DrB: “But at some point you knew things were not right.”
What’s important to take from this is that if you start noticing there has been a change in a loved one’s functioning, from a previous level of functioning, you don’t have to know if this is something significant or if what you are witnessing is just normal variation in aging. That is the time when it’s important to seek out medical attention. At that point, go to your neurologist or to a neuropsychologist, and let them be the one to make that determination. It’s not up to you to carry that responsibility or make that determination. But if there is a concern, it warrants seeking out answers.
For more information on how to help your loved one with dementia and to get additional tips, go to my website, http://www.DrMichelleBengtson.com
Because of Him,
(If you have a question you’d like Dr. B to answer, contact her here now. Your name and identity will be kept confidential.)
Thanks for sharing this, Dr. Michelle. Good to know what we need to be mindful of with our loved ones. Your neighbor today at #threewordwednesday.
Thank you for sharing this with so many in this blogging world. I cared for my mother for 15 years who had dementia. I had much to learn. She lived 1500 miles away so my visits became more frequent because I was seeing some signs that were not her normal. It was hard. I finally had to move her to be near me.
Thanks for much for being here for us all, Dr. B.
Caring through Christ, ~ linda
We need to be educated about all this. Thank you for doing it! Blessings!
Thank you to the caregiver husband who shared part of his story! It’s good to know what early signs to look for, because I’m a firm believer that the sooner we know and can put a plan in place, the easier it is for everyone involved!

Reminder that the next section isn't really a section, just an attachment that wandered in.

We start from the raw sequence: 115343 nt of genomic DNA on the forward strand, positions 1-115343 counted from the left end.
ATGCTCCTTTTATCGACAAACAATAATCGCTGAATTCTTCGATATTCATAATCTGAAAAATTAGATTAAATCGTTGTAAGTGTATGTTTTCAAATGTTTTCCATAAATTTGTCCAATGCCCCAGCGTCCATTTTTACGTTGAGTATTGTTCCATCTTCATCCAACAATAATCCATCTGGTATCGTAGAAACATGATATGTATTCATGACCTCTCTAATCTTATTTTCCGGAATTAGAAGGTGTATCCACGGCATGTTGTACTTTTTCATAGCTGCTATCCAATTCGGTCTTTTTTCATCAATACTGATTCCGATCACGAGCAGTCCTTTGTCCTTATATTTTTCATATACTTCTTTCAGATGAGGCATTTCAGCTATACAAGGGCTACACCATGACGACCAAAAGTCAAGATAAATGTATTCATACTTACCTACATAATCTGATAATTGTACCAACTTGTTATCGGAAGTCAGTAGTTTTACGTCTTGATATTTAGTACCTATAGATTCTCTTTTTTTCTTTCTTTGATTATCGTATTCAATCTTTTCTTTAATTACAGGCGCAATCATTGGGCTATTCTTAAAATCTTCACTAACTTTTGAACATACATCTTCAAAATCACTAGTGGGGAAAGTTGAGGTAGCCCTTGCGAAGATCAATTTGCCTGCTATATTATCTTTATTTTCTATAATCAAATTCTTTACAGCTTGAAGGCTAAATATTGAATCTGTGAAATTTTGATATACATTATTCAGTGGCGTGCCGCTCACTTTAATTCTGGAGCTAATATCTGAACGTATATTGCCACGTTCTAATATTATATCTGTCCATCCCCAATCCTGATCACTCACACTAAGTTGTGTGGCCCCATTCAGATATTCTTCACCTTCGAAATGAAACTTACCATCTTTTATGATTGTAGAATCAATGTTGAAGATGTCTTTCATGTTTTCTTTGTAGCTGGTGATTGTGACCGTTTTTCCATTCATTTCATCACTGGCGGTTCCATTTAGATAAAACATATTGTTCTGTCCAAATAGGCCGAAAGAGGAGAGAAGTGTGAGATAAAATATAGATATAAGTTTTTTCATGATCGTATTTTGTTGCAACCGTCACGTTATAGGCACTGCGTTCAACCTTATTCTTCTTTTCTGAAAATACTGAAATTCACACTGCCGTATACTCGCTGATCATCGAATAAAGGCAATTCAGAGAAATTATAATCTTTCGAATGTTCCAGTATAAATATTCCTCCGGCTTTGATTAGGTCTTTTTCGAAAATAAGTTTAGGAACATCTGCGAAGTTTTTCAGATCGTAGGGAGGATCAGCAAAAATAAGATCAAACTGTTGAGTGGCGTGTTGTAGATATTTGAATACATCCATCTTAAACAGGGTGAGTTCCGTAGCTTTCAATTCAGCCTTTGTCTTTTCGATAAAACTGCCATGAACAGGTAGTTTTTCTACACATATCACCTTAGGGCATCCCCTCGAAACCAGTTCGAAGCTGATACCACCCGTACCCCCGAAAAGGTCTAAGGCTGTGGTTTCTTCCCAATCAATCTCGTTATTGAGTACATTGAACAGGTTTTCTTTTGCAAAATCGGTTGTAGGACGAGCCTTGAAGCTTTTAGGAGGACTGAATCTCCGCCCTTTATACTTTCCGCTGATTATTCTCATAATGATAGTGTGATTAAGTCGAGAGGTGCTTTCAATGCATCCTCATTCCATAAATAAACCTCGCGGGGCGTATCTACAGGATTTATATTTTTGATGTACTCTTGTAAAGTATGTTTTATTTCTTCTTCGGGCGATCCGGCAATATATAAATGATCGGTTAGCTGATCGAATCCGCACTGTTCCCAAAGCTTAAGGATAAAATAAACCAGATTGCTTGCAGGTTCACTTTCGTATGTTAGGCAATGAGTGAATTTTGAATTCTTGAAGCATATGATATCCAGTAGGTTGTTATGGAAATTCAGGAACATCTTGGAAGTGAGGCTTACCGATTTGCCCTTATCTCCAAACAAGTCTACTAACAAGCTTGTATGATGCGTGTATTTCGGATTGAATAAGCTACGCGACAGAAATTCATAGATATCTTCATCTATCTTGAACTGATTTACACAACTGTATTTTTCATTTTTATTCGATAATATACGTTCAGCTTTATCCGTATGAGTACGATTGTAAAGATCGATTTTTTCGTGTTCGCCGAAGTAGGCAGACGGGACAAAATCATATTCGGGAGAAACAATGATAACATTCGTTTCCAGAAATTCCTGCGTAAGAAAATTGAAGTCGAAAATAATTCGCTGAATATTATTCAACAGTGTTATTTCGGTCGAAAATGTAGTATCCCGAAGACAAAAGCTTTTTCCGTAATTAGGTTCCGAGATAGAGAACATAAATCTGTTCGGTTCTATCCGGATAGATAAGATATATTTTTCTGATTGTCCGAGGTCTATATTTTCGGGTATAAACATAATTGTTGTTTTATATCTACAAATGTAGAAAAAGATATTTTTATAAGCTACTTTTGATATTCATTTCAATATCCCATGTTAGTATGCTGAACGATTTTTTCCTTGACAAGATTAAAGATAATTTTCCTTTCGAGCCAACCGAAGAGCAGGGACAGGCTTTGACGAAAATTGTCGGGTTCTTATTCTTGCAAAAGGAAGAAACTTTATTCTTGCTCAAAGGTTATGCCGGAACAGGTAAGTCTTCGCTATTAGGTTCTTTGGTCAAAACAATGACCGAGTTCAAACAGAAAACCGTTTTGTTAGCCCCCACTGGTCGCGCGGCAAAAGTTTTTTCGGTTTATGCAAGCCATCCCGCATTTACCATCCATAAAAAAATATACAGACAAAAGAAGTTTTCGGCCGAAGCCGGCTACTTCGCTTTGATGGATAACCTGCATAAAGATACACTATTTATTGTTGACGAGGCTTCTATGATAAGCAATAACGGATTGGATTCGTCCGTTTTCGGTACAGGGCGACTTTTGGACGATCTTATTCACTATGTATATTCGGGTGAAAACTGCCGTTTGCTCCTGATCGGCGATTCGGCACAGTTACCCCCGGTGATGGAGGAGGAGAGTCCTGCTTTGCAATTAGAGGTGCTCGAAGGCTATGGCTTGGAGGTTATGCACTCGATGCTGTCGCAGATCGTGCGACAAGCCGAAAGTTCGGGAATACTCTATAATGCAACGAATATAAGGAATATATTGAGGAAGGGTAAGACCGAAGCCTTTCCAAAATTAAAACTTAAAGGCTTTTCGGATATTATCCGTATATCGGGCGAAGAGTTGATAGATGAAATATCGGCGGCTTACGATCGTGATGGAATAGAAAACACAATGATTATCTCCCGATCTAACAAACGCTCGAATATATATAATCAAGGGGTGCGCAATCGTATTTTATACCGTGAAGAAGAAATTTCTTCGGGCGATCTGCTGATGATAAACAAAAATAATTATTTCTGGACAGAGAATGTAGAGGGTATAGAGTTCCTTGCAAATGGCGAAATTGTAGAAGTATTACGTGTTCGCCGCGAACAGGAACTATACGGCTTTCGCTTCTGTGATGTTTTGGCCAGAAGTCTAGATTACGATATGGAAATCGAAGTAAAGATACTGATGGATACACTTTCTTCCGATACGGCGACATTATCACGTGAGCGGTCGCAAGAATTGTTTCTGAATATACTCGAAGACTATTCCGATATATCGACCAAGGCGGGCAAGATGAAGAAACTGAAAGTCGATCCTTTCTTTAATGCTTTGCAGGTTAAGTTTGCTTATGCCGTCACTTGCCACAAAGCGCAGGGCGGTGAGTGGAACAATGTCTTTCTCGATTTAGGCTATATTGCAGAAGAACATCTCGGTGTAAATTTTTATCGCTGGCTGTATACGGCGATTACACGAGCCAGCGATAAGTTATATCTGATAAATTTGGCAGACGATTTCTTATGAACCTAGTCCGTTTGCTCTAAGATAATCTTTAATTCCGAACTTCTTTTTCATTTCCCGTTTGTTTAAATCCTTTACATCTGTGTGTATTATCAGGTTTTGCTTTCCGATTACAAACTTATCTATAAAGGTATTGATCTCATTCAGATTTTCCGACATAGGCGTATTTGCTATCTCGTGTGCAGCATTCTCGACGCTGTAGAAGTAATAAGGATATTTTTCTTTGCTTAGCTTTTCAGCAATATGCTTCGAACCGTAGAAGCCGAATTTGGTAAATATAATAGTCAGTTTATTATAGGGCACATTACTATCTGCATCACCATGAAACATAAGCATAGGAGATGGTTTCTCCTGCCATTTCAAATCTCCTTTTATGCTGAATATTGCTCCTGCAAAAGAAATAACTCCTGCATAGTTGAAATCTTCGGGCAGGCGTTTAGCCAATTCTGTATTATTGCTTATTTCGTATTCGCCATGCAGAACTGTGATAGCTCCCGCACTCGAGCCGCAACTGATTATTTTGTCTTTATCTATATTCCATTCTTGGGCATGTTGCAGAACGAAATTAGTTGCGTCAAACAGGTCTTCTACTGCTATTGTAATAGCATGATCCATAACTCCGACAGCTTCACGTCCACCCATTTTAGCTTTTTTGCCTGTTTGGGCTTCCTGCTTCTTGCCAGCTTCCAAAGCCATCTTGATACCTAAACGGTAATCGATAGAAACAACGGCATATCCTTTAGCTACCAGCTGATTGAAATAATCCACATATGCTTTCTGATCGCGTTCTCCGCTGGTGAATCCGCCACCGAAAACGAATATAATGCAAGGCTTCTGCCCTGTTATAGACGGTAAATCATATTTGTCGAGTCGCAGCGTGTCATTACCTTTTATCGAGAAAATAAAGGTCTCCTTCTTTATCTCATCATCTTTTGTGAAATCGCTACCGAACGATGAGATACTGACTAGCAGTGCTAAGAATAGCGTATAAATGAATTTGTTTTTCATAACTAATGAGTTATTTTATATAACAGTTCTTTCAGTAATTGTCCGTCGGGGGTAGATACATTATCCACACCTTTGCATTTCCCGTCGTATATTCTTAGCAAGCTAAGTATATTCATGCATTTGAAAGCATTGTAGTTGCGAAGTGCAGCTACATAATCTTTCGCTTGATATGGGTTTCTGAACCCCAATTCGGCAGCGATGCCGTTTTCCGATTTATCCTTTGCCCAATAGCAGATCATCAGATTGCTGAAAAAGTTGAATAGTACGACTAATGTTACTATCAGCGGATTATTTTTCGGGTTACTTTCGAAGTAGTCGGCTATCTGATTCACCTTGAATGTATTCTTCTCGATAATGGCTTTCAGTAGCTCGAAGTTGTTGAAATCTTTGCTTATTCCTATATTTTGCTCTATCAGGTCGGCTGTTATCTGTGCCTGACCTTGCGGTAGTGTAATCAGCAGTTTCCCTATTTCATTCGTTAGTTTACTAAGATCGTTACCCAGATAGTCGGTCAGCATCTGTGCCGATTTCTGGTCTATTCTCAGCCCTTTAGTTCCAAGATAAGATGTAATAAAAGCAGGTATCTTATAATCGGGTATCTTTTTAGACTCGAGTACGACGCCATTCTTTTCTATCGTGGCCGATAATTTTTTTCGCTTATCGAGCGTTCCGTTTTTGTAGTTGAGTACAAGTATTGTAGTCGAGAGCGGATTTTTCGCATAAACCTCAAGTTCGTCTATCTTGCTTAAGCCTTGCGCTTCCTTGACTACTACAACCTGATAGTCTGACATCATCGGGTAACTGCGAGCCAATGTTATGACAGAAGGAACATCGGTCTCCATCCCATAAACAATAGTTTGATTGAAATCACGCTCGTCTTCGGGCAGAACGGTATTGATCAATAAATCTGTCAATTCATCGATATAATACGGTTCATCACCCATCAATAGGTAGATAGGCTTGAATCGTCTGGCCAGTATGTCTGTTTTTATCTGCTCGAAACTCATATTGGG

What an important discussion. I am fortunate that right no my loved ones seem to function well. I seem to have some of these characteristics myself at times, but I think it is because I have so much going on and it is normal for my age. How do you know when your own functioning or lack there of seem to indicate warning signs? My great aunt and grandmother had dementia. Is it something I need to be concerned with?
This is so helpful. I do legal work for families to either help plan for incapacity or to deal with a loved one’s legal matters if they cannot. So many of my clients are dealing with dementia in their families and getting a plan in place is so important.
Such a helpful article, thanks Dr. B. 🙂 Glad to be neighbors this week on the #RaRaLinkup
Thanks for sharing this interview. I am a caregiver to my mother. Her dementia has not progressed to the point where she repeats words or gets lost in familiar places. What I have noticed more is that she tells me the same event that happened over and over, several times, even in a short period, like 15-30 minutes later, as if she’s telling it for the first time. She also has lost things/ sometimes not realizing that she actually hid stuff somewhere in the house, after saying she thinks someone will steal the item.We did have her family physician examine and do some testing and he prescribed a treatment plan, but at this time, she refuses to follow it. She is able to function fairly well still, but there will be a time soon when we will have to make the decision for her to get help.
I have a friend who I’m wondering if she has early dementia stages? She can’t seem to remember anything. If I make plans with her to go somewhere and tell her I’ll pick her up first, I always have to email her and re-iterate the details ie; I’ll pick you up at such & such time and we’re going to such & such place. She seems to forget everything.